Listen, listen and listen to your loved one. When your loved one tells you that he or she does not like a particular doctor or a staff member at a long-term care residence, make certain to ask him or her why, as abuse could be the root cause. Also, make sure you are aware of any bruises or cuts on your loved one for which there is no explanation. These could very well be telltale signs of abuse. If you believe that a doctor has abused your loved one, contact your state medical board. If you believe your loved one has encountered abuse at a long-term care facility, report, report, report your findings and concerns to the facility’s higher-ups, your state’s long-term care ombudsman and/or adult protective services. They will conduct an investigation to get to the bottom of your concerns.
Reasons for your loved one’s resistance Is your loved one resistant because:
- Your loved one is dealing with a personal loss, such as a spouse, physical loss, mental loss and/or fear of losing his or her independence?
- He or she does not want to relinquish his or her privacy?
- Your loved one does not want to adjust to new routines?
- Is your loved one in the early stages of dementia?
- Your loved one wants to keep his or her chronic condition a secret?
- Is your loved one afraid of you taking away his or her car keys, losing his or her way of life, getting old, not having any financial assets to help you, being a burden on you, you taking all his financial assets, being thrown into a nursing home, dying?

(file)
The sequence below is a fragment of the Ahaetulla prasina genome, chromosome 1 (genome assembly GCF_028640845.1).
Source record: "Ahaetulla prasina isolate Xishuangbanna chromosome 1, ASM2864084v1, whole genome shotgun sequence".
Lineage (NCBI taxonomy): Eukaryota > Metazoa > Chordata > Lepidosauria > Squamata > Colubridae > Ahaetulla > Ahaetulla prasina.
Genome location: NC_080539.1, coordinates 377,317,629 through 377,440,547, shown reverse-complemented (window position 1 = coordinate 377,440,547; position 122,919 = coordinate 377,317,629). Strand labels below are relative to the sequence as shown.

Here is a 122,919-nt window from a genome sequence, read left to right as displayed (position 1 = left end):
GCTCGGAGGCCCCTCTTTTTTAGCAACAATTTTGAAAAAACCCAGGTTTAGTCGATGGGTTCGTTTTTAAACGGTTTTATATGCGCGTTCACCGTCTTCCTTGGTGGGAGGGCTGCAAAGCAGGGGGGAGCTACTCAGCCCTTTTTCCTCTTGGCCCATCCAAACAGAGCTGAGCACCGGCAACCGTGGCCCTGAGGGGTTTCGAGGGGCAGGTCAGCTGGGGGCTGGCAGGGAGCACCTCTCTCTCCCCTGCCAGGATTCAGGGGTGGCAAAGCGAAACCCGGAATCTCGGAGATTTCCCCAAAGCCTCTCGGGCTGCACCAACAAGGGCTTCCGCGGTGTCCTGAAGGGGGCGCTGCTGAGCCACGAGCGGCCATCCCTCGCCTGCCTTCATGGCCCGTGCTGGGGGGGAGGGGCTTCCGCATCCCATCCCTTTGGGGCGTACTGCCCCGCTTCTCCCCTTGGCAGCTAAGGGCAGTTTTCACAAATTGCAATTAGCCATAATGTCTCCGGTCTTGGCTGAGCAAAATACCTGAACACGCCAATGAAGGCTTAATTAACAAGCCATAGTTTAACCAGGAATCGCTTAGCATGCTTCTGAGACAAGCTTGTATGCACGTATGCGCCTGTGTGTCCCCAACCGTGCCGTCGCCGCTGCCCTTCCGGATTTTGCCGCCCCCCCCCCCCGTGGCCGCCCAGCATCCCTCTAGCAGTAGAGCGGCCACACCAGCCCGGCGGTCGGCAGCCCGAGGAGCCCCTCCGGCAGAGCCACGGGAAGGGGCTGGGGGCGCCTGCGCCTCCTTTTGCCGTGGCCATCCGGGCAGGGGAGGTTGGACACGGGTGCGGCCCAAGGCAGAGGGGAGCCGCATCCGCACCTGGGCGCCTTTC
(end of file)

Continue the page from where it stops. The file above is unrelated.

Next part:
Strategies to Overcome Resistance
- Have you scheduled a family meeting?
- Has your loved one been included in the family meeting?
- Are you holding the meeting during a neutral time of the year (not around the holidays)?
- Have you given your loved one an opportunity to voice what he or she believes is his or her biggest health concern?
- Have you made your loved feel like his or her opinions matter?
- Are you honest with your loved one?
- Have you refused to use scare tactics to facilitate your loved one’s cooperation?
Strategies to Overcome a Refusal to Communicate
- Have you made a dramatic case to your loved for why he or she should communicate his or her health concerns?
- Have you described the idea of “caring” to your loved one in a positive way?
- Have you made it clear to your loved one that you will not give up on him or her?
- Are you patient with your loved one?
- Have you enlisted the help of family members to persuade your loved one to accept help?
- Have you listened to your loved one’s concerns?
By Carolyn A. Brent, MBA
Author of The Caregiver’s Companion
Excerpt. © Reprinted with permission. All rights reserved